We sail a Ds40 -done the east coast of the USA 2 1/2 times, eastern and western Carib, Atlantic crossing, most of the Med, all of the Black Sea - now in Herzliya Israel for the winter - all of 2 handed - 32-33 - hum not sure - I guess it could be done
just our thoughts and opinions chuck patty and svsoulmates
SO42DS - two up. Up and down Australian west coast, across Great Australian Bite(5days), across Bass Strait to Tasmania, up Australian east coast, over to New Caledonia(6days) and Vanuatu. Very strong boat. Short comings include small tankage for both fuel and water. Very exposed cockpit. These shortcomings overcome with Watermaker, gerries and canvasswork. Inner forestay added to reinforce rigging and extra sailplan options. Planning Fiji next. Probably not the boat we’d choose for a circumnavigation. Plenty have done ARC.
I sailed my 43DS across the Atlantic from FLorida to France in 2008. In Europe we did 2 trips from Bordeaux to Scotland (and back), once via the Channel and North Sea, coming back thru the Irish Sea, while the other trip went north up the Irish Sea, and then south around the west coast of Ireland. One trip along the north coast of Spain. There was a Jeanneau Rally in one of the trips to Scotland that we attended, so a bunch of Jeanneaus made it all the way to Oban.
In the US, 5 trips up and down the east coast of the us, mostly coastal/ICW work, with a few jaunts off-shore. One trip to the Bahamas for a month.
It is a great boat, quite strong and comfortable. Now, at 15 years, a bit of maintenance is coming due, but it will be worth it.
So far we have sailed Dragonfly our 2003 SO 43DS up from San Diego to the Gulf Islands in Canada and all over the San Juan's. And back to San Diego for the Baja HaHa to Cabo. Then sailed over to mainland Mexico and south to just short of the boarder. And now we have sailed her back to Anacortes Washington. Saving up for our next adventure to??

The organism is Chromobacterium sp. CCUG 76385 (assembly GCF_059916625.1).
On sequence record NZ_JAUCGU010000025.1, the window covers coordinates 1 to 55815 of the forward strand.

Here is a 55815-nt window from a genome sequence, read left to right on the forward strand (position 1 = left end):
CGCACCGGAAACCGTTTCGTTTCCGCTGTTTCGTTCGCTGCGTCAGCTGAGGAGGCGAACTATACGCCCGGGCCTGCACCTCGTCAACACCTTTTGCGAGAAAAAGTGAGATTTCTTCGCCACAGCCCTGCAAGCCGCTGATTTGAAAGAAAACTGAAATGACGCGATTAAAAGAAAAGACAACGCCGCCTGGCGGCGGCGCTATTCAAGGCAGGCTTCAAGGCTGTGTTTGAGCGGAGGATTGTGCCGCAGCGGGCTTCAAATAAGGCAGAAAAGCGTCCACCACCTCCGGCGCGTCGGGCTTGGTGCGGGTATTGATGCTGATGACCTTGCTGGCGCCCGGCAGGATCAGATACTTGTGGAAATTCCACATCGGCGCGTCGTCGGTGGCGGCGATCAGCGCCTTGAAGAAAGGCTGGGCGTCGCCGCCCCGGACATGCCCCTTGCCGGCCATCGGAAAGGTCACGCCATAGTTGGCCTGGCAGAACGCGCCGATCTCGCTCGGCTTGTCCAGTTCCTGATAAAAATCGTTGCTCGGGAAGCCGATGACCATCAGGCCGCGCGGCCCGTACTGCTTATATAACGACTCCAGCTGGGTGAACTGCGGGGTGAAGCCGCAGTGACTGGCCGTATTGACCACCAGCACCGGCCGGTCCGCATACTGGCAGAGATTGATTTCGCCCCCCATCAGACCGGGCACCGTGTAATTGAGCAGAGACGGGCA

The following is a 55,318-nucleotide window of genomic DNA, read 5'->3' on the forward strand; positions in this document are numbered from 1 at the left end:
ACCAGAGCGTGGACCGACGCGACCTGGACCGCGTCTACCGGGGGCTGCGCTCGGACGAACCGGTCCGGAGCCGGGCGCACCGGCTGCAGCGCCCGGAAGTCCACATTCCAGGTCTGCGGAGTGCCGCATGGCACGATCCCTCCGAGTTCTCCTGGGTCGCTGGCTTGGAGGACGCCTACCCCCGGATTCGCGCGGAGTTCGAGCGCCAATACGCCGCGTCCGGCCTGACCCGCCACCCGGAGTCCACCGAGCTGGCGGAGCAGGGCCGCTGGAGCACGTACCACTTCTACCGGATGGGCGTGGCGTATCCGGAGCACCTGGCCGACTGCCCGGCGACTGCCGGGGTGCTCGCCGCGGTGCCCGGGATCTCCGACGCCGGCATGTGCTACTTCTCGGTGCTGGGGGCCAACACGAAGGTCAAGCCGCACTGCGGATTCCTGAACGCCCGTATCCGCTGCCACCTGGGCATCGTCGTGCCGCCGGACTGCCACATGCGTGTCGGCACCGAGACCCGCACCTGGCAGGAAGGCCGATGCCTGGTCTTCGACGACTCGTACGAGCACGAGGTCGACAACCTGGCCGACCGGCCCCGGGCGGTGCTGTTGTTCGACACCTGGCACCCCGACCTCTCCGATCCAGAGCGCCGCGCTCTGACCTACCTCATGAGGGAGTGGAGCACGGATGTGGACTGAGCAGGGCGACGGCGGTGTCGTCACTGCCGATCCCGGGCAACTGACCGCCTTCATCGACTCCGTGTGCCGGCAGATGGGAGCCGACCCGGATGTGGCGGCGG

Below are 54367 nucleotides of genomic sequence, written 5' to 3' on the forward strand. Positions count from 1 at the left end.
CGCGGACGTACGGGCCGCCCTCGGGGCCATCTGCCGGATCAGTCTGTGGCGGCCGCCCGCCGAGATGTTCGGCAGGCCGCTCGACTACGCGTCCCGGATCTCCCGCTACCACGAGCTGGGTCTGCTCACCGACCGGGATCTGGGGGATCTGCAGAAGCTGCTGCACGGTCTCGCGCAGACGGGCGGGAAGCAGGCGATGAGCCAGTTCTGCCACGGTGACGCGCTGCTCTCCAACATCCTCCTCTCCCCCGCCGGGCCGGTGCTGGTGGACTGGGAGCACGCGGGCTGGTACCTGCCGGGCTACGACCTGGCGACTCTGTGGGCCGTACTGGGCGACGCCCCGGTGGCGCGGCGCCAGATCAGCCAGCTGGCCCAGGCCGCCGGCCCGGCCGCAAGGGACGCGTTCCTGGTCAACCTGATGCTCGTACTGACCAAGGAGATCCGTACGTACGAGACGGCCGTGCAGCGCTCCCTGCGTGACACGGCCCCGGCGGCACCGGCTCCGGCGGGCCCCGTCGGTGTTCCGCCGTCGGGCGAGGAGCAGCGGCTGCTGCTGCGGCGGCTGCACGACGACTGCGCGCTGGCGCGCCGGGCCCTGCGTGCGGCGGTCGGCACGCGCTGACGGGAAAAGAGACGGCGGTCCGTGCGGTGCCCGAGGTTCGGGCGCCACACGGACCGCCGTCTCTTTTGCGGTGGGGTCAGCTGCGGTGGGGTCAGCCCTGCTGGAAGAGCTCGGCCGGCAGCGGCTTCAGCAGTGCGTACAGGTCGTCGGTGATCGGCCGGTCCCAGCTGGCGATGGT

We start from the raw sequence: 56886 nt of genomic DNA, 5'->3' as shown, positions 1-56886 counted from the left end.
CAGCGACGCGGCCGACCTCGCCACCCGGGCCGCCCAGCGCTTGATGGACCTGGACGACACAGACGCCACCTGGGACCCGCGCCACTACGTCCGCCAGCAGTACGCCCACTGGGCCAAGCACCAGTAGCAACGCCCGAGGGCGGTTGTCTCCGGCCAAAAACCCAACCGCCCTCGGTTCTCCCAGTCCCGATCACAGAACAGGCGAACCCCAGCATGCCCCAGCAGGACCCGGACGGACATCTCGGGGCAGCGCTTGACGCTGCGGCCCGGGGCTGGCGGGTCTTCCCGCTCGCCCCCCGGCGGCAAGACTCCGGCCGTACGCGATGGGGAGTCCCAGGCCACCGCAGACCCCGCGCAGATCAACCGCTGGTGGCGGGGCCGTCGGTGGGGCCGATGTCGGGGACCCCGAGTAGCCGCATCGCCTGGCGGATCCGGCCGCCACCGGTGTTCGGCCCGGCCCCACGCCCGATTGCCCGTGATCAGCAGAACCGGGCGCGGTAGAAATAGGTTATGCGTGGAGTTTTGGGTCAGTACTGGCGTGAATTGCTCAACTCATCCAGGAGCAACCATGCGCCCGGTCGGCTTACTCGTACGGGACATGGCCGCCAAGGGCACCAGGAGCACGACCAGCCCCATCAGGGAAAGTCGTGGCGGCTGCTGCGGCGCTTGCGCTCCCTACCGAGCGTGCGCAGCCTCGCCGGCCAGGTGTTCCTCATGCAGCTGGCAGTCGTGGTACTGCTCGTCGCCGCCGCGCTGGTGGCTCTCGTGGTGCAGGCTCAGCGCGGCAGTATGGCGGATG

hmmmm is it true that you have never been to Kioni/Ithaka , Assos /Kefalonia, Othonoi ?
there are lots of places I never went.
When I was solo, I tended to just keep moving from place to place to build up the sailing miles and the anchorages were just somewhere to sleep. So I did not care where I anchored and often never went ashore.
Seems to me there were more places in the Ionian you visited than didn't visit. How did you find the run around the bottom end and into the Pelopes. Can't make my mind up if to go back through the canal or take the long route.
Does also seem a lot of 43DS owners tend to do adventurous journeys.
Morning. I bought a 54DS from Italian Adriatic in July 18, sailed over to north of Croatia, then down south through the end to Montenegro, back to Italian side, round the heel and toe, straits of Messina ( which make the Dover straits look quiet!) up to Elba and across to Barcelona by 1st Sept. we encountered a storm while about 20 miles out (sustained 45 knots for about 40 mins, then dropping to 38 knots with large waves for the next 3 hours). This year is Barcelona and home to UK across Biscay. Although a 54 footer is a bit bigger, my previous was 42 and they are all built well. I don’t want another 45 knot experience but I now know the boat can cope brilliantly. 35 feet is a good size and with the right experienced crew, time of year etc the Atlantic should not be precluded. My sense is these boats are all built to a higher standard than our nerves!